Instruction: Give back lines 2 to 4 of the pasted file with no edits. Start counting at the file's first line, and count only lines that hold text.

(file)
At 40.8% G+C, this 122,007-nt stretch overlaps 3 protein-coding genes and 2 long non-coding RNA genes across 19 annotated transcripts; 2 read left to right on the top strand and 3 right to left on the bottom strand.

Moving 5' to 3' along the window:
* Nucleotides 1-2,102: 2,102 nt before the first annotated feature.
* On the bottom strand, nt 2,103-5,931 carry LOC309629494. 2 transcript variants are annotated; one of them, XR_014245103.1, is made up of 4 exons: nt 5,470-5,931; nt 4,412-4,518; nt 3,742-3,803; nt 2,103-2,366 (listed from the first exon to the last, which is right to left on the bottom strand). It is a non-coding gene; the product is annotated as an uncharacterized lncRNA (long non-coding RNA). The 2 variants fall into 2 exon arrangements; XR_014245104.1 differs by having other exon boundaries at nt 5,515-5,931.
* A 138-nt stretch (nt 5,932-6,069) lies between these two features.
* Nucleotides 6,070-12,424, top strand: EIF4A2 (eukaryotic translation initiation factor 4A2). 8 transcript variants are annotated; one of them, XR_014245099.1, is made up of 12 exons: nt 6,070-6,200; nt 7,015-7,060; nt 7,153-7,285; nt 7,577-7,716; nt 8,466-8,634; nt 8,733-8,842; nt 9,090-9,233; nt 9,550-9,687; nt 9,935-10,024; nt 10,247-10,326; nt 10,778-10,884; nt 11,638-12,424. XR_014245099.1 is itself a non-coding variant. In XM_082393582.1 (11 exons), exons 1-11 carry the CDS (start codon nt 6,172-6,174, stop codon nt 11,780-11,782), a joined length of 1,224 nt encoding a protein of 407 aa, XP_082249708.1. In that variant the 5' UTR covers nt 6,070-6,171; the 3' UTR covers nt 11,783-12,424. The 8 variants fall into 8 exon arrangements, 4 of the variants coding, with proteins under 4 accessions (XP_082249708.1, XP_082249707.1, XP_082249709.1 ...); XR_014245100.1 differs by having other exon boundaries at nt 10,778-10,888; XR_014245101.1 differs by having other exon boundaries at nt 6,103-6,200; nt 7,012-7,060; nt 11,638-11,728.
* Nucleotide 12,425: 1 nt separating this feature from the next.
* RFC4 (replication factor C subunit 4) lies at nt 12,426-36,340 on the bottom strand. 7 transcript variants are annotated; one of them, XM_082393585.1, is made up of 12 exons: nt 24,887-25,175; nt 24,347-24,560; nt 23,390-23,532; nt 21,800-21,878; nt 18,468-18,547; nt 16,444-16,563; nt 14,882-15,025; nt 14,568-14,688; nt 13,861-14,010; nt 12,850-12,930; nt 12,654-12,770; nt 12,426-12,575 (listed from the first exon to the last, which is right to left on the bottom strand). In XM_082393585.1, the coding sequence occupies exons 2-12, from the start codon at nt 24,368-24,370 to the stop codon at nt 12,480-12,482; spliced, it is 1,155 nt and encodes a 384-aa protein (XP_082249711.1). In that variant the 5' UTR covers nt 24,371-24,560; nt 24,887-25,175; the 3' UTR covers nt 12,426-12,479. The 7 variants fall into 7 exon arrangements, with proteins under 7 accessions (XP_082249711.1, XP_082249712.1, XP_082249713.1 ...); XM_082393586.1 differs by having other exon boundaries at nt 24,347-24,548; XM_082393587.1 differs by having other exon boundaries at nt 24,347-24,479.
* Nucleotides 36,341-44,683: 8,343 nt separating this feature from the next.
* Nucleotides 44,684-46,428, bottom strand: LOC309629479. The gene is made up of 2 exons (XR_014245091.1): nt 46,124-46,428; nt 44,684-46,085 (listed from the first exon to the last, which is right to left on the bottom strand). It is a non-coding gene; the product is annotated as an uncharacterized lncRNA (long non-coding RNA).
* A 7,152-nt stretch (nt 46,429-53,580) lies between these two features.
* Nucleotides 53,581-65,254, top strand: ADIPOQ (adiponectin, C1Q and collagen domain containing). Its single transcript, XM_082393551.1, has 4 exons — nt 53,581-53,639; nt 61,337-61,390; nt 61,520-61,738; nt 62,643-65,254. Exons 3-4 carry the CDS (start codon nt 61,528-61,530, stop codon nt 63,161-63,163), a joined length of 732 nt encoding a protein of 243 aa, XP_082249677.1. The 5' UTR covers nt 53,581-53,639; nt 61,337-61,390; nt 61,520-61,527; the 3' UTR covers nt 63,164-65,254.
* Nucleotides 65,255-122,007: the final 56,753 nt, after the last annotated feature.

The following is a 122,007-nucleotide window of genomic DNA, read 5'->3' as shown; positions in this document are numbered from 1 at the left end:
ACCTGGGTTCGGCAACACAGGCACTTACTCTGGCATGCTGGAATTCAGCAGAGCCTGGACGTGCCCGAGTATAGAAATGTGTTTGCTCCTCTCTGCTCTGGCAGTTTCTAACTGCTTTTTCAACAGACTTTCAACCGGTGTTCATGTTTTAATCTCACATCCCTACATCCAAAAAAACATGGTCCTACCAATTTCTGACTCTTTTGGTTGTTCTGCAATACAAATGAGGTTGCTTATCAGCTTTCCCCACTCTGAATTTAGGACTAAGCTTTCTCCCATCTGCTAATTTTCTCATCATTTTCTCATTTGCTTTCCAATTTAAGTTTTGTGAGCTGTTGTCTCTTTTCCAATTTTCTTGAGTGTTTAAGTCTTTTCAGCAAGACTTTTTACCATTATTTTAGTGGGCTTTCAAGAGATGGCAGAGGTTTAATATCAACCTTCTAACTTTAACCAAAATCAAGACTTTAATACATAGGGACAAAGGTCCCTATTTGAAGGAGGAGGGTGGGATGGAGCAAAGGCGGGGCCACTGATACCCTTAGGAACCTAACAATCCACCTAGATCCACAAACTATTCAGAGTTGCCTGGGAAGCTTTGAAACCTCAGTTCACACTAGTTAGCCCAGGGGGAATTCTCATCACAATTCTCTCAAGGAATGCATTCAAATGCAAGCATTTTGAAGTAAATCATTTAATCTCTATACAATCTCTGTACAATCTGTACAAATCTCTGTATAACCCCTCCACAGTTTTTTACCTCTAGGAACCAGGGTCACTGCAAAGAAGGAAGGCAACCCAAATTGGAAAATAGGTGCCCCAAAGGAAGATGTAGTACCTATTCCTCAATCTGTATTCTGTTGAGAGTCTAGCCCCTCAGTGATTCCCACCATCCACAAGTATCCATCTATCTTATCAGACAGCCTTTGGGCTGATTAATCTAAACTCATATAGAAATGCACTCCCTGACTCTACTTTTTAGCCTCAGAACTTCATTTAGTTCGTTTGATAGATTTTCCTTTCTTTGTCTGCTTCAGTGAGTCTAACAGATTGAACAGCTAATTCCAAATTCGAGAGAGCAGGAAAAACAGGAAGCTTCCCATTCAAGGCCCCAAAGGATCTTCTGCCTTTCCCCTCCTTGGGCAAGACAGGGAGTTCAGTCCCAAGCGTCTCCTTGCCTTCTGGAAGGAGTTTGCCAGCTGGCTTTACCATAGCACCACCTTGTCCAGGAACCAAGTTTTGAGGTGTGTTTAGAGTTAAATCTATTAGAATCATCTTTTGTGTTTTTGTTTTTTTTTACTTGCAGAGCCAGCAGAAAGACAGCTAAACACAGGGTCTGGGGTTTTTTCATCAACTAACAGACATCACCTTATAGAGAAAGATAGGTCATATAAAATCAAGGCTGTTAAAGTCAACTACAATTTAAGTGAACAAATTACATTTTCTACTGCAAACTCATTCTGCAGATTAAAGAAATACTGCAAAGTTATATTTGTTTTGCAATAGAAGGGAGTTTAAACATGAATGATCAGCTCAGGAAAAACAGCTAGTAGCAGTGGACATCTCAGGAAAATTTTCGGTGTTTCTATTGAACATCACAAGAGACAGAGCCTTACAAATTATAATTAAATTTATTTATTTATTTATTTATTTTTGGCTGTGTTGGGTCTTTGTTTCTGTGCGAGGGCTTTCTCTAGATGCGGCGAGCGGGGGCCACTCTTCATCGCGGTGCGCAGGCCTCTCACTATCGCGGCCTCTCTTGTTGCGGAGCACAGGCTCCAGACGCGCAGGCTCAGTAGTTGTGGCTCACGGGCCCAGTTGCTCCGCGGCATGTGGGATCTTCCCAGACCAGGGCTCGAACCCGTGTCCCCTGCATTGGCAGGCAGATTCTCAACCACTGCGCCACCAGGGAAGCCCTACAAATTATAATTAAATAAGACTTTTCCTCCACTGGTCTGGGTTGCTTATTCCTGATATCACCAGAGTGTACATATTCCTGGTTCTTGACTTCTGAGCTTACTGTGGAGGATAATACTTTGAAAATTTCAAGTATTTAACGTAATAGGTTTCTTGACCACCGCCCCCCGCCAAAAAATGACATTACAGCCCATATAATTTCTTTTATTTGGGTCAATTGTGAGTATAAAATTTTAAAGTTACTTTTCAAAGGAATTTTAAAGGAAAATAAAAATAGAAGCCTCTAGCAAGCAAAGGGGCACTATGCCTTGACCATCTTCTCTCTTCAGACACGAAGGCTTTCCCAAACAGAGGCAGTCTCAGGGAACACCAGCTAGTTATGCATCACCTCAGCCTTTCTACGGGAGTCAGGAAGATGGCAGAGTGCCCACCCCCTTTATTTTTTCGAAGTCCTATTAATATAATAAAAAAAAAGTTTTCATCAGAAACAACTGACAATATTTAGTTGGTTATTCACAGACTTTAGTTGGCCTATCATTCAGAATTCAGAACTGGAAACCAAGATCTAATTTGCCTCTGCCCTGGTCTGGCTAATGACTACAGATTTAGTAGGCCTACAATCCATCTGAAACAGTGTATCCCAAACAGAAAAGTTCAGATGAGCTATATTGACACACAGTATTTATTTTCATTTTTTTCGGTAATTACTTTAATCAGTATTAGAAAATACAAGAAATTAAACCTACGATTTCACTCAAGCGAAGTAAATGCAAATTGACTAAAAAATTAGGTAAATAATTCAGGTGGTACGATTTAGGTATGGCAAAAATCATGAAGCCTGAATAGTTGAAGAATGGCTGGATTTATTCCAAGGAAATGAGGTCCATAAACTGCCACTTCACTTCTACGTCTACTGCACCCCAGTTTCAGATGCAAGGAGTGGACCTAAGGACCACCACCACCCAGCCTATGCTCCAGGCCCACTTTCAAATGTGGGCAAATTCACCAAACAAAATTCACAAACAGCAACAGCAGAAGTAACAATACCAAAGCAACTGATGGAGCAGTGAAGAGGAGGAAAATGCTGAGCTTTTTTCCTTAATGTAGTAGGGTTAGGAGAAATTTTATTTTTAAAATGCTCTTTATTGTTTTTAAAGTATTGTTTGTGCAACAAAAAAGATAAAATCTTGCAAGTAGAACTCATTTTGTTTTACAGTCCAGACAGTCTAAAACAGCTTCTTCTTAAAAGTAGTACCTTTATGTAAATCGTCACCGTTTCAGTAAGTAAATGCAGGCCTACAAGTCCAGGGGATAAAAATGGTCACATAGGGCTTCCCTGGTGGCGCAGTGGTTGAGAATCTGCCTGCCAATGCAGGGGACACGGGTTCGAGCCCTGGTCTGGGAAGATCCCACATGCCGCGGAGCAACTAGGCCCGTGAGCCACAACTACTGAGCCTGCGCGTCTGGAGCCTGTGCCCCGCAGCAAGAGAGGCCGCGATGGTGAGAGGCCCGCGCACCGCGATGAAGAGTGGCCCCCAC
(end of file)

Moving 5' to 3' along the window:
* Nucleotides 1-2,102: 2,102 nt before the first annotated feature.
* On the bottom strand, nt 2,103-5,931 carry LOC309629494. 2 transcript variants are annotated; one of them, XR_014245103.1, is made up of 4 exons: nt 5,470-5,931; nt 4,412-4,518; nt 3,742-3,803; nt 2,103-2,366 (listed from the first exon to the last, which is right to left on the bottom strand). It is a non-coding gene; the product is annotated as an uncharacterized lncRNA (long non-coding RNA). The 2 variants fall into 2 exon arrangements; XR_014245104.1 differs by having other exon boundaries at nt 5,515-5,931.